EU VAT Changes For E-Commerce In 2021

EU VAT Changes For E-Commerce In 2021

6 November 2022

There are a couple of important changes to the VAT rules for e-commerce businesses.

And as many e-residents are in e-commerce space, it’s a rather important topic. The good thing is that most businesses in e-commerce use platforms like Shopify & Amazon. These behemoths have armies of lawyers and have probably been preparing for these changes ever since they became public.

The new EU VAT rules for physical products will be very similar to the MOSS-scheme which is applicable for selling digital products in the EU.

Additionally, the importers of goods from outside of the EU will be able to apply for Import One-Stop-Shop or I-OSS.

The changes will apply from July 1st, 2021.

EU VAT Changes for e-commerce

Currently, when you sell physical products to consumers of another Member State, the following rules apply: 

Because physical products are delivered to consumers in different countries, and VAT by nature is a tax on consuming, you need to apply for a VAT of that Member State once you exceed the distant selling threshold.

1. It’s likely you will not become VAT liable in Estonia if products are not delivered to Estonia.

2. You need to apply for a VAT number in the countries where you have warehouses (countries where the products are physically stored and the turnover is created). For example, if you are using a German warehouse, you need to obtain a VAT number in Germany.

3. Once you reach the distant selling threshold, you need to obtain the VAT number of the country where the threshold is exceeded.

Please see the VAT thresholds per Member State below.

Table of VAT thresholds

What’s changing

The current system for B2C e-commerce isn’t exactly convenient. Having to apply & report VAT in different Member States can be pretty daunting, even though there are platforms that make it easier (but it’s still costly).

As a result of the 2021 changes, distance sales within the EU done by non-EU businesses will be subject to the VAT rules of the Member State where the transport ends. Essentially, a US company selling to the German consumers will need to follow the German VAT rules. And charge and report German VAT (can register for the I-OSS). Currently, consumers are usually declaring and paying the VAT and customs taxes when they buy something outside of the EU.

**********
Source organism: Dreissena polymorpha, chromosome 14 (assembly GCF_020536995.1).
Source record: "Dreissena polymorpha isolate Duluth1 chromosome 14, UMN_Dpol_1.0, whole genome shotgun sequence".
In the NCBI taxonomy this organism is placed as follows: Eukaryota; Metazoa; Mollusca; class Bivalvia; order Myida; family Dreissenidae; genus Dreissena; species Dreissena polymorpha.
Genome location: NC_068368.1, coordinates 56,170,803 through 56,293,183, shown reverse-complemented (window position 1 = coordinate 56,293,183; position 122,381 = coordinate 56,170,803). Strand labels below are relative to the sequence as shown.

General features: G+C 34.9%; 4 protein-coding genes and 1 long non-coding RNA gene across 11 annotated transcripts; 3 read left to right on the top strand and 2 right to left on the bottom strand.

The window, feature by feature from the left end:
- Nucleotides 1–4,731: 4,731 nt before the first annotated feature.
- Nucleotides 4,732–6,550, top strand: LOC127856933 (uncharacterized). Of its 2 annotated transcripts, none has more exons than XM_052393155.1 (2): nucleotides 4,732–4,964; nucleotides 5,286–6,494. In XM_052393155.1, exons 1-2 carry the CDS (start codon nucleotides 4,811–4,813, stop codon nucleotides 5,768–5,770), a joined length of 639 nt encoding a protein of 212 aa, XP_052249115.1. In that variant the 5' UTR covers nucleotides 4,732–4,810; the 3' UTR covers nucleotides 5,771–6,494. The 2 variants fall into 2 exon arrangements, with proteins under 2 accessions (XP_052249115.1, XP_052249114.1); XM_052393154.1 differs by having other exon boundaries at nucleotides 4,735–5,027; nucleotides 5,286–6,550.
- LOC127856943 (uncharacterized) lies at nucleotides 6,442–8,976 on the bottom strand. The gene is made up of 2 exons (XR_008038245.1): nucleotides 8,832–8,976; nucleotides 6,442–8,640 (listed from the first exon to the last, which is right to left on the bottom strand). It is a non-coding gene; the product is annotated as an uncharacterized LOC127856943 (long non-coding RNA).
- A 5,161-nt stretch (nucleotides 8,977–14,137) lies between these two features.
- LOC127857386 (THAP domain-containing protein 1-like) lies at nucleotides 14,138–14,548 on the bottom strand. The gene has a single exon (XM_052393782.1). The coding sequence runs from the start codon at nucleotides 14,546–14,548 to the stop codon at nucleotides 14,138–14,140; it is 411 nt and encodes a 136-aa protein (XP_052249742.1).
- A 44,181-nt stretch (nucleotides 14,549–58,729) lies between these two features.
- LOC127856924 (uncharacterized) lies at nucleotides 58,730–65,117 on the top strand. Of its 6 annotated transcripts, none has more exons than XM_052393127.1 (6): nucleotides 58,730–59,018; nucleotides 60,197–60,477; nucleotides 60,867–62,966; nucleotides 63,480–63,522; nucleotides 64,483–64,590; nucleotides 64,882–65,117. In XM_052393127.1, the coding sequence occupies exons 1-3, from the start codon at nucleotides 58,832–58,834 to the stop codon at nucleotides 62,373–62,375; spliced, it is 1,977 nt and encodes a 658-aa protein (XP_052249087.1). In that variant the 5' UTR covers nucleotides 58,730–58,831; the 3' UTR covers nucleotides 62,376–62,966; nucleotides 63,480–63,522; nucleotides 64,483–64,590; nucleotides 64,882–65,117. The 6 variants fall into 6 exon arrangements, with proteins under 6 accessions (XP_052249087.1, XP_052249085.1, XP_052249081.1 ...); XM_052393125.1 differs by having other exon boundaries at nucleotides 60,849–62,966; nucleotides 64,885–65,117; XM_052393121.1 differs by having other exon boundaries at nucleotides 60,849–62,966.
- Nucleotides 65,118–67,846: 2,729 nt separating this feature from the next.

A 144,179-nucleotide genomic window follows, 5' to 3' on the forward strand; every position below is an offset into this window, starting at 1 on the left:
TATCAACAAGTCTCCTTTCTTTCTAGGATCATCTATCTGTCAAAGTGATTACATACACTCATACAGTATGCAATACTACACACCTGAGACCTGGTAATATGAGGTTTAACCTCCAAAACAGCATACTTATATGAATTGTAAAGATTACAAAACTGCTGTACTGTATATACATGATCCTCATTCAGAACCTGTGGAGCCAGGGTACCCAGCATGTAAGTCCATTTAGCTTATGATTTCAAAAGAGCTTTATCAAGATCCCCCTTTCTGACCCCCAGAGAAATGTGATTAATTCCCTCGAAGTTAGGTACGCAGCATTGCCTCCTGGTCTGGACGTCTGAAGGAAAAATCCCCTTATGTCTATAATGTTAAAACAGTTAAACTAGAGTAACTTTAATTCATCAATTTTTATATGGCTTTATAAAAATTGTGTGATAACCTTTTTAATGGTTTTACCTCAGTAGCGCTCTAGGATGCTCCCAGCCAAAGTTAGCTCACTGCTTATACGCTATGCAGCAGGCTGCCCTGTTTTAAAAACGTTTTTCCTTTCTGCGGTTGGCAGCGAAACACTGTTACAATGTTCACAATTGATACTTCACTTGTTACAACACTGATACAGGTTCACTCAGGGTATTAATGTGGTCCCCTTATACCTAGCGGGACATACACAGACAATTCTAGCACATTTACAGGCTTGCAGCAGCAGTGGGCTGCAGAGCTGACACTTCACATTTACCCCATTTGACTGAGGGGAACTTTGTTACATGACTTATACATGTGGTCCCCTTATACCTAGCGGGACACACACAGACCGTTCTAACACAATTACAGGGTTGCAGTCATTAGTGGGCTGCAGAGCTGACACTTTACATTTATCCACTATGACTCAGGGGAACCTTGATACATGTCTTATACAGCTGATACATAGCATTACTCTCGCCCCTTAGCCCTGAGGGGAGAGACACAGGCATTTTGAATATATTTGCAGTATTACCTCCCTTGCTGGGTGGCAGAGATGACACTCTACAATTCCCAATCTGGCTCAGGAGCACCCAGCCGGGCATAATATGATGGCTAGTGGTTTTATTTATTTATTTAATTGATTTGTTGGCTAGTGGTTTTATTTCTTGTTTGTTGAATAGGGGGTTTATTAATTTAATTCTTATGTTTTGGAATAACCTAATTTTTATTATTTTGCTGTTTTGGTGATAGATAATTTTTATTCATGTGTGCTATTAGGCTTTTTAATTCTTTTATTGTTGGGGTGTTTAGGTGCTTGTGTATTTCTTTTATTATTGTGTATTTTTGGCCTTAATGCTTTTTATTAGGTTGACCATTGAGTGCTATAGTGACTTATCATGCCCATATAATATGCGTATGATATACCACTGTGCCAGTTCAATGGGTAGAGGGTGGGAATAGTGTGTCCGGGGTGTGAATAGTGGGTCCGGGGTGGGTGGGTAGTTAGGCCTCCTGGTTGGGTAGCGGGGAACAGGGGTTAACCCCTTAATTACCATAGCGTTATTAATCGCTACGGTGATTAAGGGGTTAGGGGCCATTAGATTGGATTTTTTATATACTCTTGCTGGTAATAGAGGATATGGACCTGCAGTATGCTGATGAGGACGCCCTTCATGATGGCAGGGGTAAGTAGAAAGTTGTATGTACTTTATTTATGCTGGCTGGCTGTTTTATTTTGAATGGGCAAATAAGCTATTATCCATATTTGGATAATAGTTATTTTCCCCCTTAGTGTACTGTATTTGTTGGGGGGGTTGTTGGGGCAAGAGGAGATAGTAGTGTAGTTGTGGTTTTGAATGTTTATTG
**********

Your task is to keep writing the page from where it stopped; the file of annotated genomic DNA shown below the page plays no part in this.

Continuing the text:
But with Estonian company, you’re operating an EU-based business. And if you’re selling physical products to consumers of other Member States, a new 10 000€ threshold will apply. Once you exceed the 10 000€ threshold, the sale takes place in the country where the transport of the goods ends.

However, instead of having to apply for the VAT number of each EU country you’re selling to, there will be a similar one-stop solution as there is with digital products (for around 5 years the EU has had a MOSS scheme in the EU to simplify collecting tax for digital services).

This means that you collect and report VAT through the so-called OSS regime in one country, for example, in Estonia (as an Estonian company). And then, the Estonian tax office will distribute applicable VAT to each Member State according to the OSS declaration you’ll need to submit (your accountant does that for you).

Bear in mind that you have to apply for the OSS regime in the country where the merchandise is – i.e if you’re importing to a warehouse in Germany (products are in Germany), then you have to apply for the OSS in Germany. The location of the products matters.

Essentially, you no longer have to have multiple VAT registrations in different EU jurisdictions. This will save money on administration costs.

Hence, it’s a pretty good change for e-commerce companies.

We’ll be updating you more about these changes in the next six months before they take effect.